As a Little Child

THE beautiful meaning of the words spoken by our Master, "Suffer the little children to come unto me, and forbid them not: for of such is the kingdom of God," has been realized recently by the writer with the joy that ever accompanies true demonstration. The privilege of teaching an infant class in the Sunday school for one and one half years has revealed such receptivity and natural love of Truth that these qualities, so spontaneously manifested, indeed form helpful examples for older students. The way these little ones put their knowledge into practice is sometimes astounding and the simple, childlike faith they show and the way they try to help each other is beautiful to behold.

A small boy who knew nothing of Christian Science was placed in a class and from the first was keenly interested in the readings from the Bible. If there was a word that he did not know the meaning of he always stopped the class and said, "Please, teacher, I don't know what that means." This boy aroused the whole class and made them take the keenest interest in what they were learning. One Sunday, just as the children began to repeat the commandments, he said, "I feel as if I could not speak; something is hurting my throat." The other children were then asked what was to be done. They immediately replied, "Turn out error and put in the truth; he is a child of God and cannot be sick." One little boy looked up and said, "Yes, turn out error and hammer, hammer, hammer, till it's gone," beating time on his knee to make his statement more emphatic. After repeating in unison the "scientific statement of being" (Science and Health, p. 468) the lesson was continued and in a few minutes a little bright face looked up and said, "It is gone now; I feel quite well."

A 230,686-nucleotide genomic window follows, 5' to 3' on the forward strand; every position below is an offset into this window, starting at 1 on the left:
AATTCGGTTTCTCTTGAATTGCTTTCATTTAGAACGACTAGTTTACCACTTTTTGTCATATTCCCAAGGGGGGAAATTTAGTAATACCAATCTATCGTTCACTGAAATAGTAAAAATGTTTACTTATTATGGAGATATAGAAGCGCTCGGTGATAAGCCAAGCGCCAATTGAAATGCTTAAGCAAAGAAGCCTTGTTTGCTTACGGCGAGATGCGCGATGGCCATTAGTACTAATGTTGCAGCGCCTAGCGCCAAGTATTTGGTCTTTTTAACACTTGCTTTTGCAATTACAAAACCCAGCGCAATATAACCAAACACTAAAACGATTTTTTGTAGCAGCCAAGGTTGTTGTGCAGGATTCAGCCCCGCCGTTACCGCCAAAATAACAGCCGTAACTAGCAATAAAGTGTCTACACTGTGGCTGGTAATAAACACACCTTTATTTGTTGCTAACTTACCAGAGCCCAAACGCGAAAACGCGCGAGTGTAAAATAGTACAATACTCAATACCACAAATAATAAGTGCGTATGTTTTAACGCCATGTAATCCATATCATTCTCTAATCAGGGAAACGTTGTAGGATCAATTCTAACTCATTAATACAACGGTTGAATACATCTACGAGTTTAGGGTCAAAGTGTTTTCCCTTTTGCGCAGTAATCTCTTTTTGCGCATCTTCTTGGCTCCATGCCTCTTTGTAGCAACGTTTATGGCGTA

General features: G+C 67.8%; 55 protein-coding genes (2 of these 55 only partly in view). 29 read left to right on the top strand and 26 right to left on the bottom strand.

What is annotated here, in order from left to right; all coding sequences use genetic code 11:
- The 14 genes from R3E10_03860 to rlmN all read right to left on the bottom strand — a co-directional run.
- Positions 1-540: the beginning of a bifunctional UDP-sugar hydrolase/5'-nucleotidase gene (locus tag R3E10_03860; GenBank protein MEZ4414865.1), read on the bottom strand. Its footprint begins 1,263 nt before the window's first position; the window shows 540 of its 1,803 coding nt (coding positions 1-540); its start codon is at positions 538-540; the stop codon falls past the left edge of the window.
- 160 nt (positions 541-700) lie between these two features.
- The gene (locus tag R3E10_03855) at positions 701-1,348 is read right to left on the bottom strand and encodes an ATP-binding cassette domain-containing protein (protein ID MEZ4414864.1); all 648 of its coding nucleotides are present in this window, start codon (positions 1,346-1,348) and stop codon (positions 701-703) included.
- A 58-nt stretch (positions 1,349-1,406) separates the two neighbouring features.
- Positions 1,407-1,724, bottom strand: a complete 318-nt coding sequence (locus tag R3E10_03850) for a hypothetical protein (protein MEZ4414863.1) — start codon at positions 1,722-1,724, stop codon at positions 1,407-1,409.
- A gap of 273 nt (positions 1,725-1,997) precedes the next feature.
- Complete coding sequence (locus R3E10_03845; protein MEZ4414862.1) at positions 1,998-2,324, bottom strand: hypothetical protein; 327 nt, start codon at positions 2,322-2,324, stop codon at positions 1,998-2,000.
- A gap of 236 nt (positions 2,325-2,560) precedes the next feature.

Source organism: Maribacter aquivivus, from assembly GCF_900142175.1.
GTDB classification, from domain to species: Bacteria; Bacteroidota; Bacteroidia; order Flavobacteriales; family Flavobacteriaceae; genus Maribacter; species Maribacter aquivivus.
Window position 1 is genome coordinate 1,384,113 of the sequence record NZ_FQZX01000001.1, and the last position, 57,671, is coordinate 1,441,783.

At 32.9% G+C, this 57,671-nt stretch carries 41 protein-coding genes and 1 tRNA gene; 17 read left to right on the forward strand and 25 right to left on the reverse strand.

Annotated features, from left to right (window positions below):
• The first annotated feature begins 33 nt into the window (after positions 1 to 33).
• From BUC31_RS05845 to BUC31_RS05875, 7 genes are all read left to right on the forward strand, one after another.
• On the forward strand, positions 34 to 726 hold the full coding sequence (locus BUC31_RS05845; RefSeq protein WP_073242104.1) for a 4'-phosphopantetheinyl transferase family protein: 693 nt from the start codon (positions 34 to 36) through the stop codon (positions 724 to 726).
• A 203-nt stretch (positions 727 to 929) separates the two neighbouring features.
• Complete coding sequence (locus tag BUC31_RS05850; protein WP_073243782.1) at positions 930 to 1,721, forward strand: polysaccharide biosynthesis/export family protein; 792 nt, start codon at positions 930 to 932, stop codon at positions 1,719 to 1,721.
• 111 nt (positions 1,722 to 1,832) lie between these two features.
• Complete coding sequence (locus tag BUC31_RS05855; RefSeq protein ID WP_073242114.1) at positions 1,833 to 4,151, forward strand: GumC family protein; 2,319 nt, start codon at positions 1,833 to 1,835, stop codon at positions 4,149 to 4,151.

On another occasion a small boy and his sister, who had been attending the Sunday school for a short period only, went to stay in the country with their grandmother. Soon after their arrival, a tiny bird flew with great force against the windowpane and fell into the garden apparently dead. Their grandmother, who was not a Christian Scientist, told the children to pick it up and give it to the gardener to take away, but the children carried it very carefully down into the garden and as they sat under a tree, the little boy holding the bird in his tiny hands, they sang the first stanza of Mrs. Eddy's much loved hymn (Poems, p. 4) :—

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"Why could not we cast him out?"
April 30, 1921

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